For the moment location is of interest to us. It can be described as the intersection of two imaginary great circles known as the longitude and latitude or as being situated in an area between two longitudinal and latitudinal sections which we can call a quadrant. In fact one of the few situations where circles may form a square is in mapping in two dimensions. Keep this in mind when we explore the construction of square and round charts in the next articles.

Tradition, Convention and Dogma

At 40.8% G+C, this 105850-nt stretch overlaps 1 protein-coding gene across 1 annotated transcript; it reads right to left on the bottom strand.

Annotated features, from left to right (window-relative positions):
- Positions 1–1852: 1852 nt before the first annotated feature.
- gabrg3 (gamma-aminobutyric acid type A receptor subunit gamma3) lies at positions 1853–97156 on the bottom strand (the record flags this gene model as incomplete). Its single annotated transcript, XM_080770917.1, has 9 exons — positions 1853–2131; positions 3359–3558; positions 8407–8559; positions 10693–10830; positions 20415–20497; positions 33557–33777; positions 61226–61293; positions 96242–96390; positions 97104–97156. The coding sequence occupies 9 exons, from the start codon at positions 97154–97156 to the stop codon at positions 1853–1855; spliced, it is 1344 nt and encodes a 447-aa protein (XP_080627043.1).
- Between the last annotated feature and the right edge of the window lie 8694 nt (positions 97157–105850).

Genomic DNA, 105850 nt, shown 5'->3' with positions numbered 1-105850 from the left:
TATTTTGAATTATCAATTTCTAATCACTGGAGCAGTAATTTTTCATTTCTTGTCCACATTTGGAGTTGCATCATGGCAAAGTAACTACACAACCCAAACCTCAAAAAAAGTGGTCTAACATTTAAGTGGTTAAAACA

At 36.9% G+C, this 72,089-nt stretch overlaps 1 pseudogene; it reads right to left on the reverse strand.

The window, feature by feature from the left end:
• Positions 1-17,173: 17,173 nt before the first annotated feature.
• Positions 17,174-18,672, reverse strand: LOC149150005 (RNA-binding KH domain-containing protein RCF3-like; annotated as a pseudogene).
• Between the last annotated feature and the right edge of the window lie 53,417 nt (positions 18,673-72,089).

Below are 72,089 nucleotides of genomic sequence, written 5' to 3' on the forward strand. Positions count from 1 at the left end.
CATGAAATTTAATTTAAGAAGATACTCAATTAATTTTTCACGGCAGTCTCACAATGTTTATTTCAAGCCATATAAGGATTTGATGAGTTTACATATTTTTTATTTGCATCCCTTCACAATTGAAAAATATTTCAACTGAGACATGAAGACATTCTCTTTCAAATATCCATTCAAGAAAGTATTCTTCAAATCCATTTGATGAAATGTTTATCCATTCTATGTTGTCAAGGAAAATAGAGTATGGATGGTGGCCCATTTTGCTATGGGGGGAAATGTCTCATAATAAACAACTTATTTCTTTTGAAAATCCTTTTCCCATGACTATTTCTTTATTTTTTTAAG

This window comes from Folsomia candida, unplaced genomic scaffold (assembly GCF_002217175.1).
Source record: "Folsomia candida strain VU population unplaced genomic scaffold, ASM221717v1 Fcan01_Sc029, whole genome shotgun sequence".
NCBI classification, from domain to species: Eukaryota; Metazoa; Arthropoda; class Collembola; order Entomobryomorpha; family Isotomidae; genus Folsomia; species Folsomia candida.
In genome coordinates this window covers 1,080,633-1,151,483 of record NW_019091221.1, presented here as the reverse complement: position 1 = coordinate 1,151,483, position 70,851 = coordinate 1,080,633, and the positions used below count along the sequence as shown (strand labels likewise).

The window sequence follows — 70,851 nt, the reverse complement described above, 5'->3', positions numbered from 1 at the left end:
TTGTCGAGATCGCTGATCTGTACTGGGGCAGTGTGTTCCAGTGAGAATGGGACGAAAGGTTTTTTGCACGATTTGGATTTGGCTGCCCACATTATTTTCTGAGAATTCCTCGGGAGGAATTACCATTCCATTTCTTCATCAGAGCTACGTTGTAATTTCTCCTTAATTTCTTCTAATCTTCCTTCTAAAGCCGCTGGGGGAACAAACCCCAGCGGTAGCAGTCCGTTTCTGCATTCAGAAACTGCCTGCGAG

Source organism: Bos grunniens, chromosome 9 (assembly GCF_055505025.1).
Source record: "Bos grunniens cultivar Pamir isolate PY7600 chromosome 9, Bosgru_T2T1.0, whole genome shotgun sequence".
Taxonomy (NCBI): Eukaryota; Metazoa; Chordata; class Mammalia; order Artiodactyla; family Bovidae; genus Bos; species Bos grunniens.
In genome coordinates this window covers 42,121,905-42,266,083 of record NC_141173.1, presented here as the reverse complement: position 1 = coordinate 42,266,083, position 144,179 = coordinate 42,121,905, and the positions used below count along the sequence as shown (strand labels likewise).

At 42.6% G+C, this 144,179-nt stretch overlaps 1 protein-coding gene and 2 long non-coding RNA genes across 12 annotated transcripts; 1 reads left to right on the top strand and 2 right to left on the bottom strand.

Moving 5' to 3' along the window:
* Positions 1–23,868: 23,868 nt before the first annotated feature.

Tradition is difficult to define. It can be described as a body of knowledge that is considered so valuable that it must be bequeathed from one generation to the next. Quite often it has a divine source or is based on supra-sensible perception or lacking that is based on superior knowledge and experience. Traditions generally have a set of seminal ideas that are their essence. Out of this they enfold. Around these seminal ideas a whole body of knowledge and practice grows from generation to generation. But traditions, if access to their core is lost, can become encrusted with what can be called convention and dogma. Both convention and dogma can become the greatest enemies of a tradition and in the end undermine it. Convention endangers tradition because it accepts without question subtle changes in interpretation or practice that may occur over time due to changes in consciousness or understanding and at worst may be fueled by those who would use such subtle changes to their own advantage. Convention is acceptance without understanding. Convention encourages sluggish thinking. It is the comfortable approach as it accepts without question and answers uncomfortable questions with, ‘it has always been done so’ or ‘my teacher has said it is so’ or ‘it is written thus.’